You know, I’ve had better weeks. As I was packing some things up to work on at the studio today, I found this piece that I started a couple of months ago. Sometimes I create happy sea stars and fun octopuses. And then sometimes, I am inspired by life and how it changes. How it pushes and pulls you in these different directions, forcing you to either change with it or hold steady and fight it. And the best solution isn’t always the same choice. Sometimes it’s about the happy things that inspire us–cute animals, beautiful scenery, vibrant colors or a great new piece of fabric. And sometimes, it’s the not-so-happy things and in those moments of pain and struggle, I often visualize images that seem to parallel what I’m going through.
One of those moments reminded me of this painting I had created years ago for a primitive styled production of La Pastorela. In this little Christmas play, there is a very literal mouth of hell. For this production, the director just wanted a very simple, fantastical design and this was my rendering for that backdrop. I don’t know why I thought about it all these years later, but I pulled it out of my stash of paintings and decided I would turn it in to a textile piece. It seemed symbolic of where my life was and I wanted to create something a little less happy-beach-day and a little more true to what I was experiencing. That said, I am an optimist and I always like to feel there is hope. I’ve been contemplating a light-at-the-end-of-the-tunnel piece for quite some time, and thought it might be cool to combine those two ideas and have the tunnel be this demonic mouth of hell, as that’s what it felt like I was faced with at the time. I came across this Robert Frost quote that I felt fit so perfectly: “The best way out is always through.” If there’s one thing I’ve learned in the difficulties of my life these past few years, it’s that. There are no short cuts. There are no easy paths that will allow me to circumvent the pain and stress and sorrow that my situation brings me. It is only in walking through the fire that I will be able to pass my demons and step out of the darkness, over those sharp teeth and into the sunshine that awaits. I don’t know how long it will take to feel that fresh air again. Sometimes I feel the breeze and the warmth of the sunshine and know it is getting closer. Sometimes it seems to take forever. But, through it all, I know there’s only one way to go, and that’s to face it head on and walk straight through.
This past week has been a painful one for me and I was not feeling the desire to make cute little sea creatures of any kind. I felt like I wanted to express the darkness that I have often felt going through these difficult times. I love words and I often look at poems and quotes and other writings to see if I can find a phrase or a paragraph or a song lyric or something that seems to capture how I feel in a way I can’t seem to express. I often use these quotes as inspiration for art pieces, although it’s not usually the intention at first. But, when I find a beautifully crafted phrase that strikes a chord deep inside me, then my natural reaction is to have some type of visual image pop up in my mind, and then I sketch that idea. This natural flow was a little out of order today, but it still resulted in the beginnings of an new art piece.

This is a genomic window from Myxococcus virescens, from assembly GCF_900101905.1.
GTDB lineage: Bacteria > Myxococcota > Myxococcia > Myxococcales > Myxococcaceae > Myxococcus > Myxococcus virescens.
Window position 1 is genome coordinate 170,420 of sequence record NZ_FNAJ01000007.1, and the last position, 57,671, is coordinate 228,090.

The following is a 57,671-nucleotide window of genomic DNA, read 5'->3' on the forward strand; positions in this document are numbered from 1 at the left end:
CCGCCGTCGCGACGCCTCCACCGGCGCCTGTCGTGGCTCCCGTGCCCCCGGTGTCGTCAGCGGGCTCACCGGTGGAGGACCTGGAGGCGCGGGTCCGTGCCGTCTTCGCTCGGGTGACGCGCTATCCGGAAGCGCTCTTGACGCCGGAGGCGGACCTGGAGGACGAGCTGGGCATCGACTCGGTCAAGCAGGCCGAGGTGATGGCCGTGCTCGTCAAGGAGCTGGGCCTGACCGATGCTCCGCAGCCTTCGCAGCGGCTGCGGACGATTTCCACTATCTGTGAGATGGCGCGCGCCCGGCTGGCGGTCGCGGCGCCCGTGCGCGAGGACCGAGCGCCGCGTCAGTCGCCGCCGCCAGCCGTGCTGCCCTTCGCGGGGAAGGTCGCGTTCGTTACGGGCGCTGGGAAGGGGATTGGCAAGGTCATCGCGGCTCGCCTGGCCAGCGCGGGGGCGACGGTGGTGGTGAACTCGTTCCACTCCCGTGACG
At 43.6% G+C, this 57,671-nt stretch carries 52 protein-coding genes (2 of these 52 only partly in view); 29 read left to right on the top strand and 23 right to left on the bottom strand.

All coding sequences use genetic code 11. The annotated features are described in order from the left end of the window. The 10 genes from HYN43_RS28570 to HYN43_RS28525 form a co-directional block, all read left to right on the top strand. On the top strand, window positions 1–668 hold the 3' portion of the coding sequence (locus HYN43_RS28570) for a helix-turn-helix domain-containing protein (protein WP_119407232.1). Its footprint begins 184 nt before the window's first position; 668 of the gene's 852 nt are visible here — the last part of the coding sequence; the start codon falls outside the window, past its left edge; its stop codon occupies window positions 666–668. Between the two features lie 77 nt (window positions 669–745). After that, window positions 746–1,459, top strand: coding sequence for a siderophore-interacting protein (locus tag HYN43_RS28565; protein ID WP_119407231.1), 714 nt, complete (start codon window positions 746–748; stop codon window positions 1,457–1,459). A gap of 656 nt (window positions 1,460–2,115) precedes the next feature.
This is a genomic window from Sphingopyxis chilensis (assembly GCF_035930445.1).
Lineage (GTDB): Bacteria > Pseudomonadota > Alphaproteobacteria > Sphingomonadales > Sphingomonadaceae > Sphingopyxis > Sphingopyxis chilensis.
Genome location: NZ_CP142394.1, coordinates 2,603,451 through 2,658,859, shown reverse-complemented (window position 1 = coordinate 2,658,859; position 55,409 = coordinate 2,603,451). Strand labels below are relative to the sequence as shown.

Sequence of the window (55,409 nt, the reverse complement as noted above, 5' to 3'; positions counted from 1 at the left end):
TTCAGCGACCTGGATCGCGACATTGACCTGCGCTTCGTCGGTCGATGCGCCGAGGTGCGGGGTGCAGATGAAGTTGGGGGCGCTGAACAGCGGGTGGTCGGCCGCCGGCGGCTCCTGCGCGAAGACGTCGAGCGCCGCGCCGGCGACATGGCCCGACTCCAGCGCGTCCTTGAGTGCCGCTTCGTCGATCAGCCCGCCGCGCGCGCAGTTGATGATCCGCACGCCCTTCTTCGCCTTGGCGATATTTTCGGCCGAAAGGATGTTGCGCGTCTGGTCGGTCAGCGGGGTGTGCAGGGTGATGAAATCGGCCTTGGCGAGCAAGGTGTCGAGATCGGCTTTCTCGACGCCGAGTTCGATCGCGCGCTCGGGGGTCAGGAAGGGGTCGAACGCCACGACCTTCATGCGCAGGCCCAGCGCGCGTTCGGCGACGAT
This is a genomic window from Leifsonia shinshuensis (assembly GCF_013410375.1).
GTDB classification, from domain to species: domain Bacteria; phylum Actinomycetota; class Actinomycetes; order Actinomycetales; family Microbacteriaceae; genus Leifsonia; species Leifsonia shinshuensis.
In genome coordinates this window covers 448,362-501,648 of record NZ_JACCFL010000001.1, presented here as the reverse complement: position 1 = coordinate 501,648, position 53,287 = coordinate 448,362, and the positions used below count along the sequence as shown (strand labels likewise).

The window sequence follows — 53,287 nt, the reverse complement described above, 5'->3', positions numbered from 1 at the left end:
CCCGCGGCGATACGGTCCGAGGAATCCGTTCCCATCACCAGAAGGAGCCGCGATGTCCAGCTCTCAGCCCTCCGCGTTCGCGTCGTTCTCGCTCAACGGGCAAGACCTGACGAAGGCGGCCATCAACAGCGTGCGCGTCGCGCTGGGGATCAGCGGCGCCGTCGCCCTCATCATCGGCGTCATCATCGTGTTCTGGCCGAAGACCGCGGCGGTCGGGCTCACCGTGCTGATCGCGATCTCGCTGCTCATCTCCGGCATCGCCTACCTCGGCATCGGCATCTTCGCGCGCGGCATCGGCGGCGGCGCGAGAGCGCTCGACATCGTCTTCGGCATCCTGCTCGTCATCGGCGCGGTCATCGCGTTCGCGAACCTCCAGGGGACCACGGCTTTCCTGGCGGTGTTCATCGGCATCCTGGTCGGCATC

Many years ago I worked on a sweet little show called La Pastorela. It is a centuries old Spanish play about the shepherds journey to Bethlehem as told in the Gospel of Luke. I got the chance to design and paint the scenery for a production of it that took place in The Adobe Chapel in Old Town, San Diego. It is a primitive show, often performed as it would have been hundreds of years ago in Mexico in chapels just like this one, and this director wanted to keep that same historic feel to the look of this production. A few days ago I came across my rendering (pictured above) of a backdrop that I designed and painted for that production. It is an image of the mouth of hell. In keeping with the tradition, I created the paintings in the style of primitive Mexican folk art, so the images were kept simple but fun and colorful and a little fantastical. When I saw this painting again, I was immediately struck with the emotions of the last few years and thought about what it means to stand at this proverbial mouth of hell and still move forward towards something better. What exactly does it mean to survive? I knew right away that I wanted to created a quilt piece very much like this painting. But, something was off. Something was missing. Hope was missing. Much of my art work is about triumph in some way, whether large or small, and this painting was missing the triumph. I have sketched a few ideas in the last few months that explore the idea of the light at the end of the tunnel. As I was thinking about what it means to pass through some type of trauma–or a gaping mouth of hell–I had the idea to combine the two images and make the light at the end of the tunnel only accessible once you’ve faced this demon. That light doesn’t always come easily, and there are so many scary things before you reach it. But, it is doable.
I did a separate sketch of the rendering, incorporating the two images together and then began assembling the textile art piece. I built the center of the mouth with the sun and the sharp teeth around it like a type of primitive bear trap. The stitching is really going to be essential on this piece, although the layering of the fabrics has already created a beautiful depth to the piece. I need more red batiks to finish, so stay tuned and watch how I use a layering technique to realize this design. Despite this being a frightening image, the concept is truly one of hope and triumph. Of walking past the things that should kill us, or in the very least, stop our progress, to a wide open hopeful life full of choices.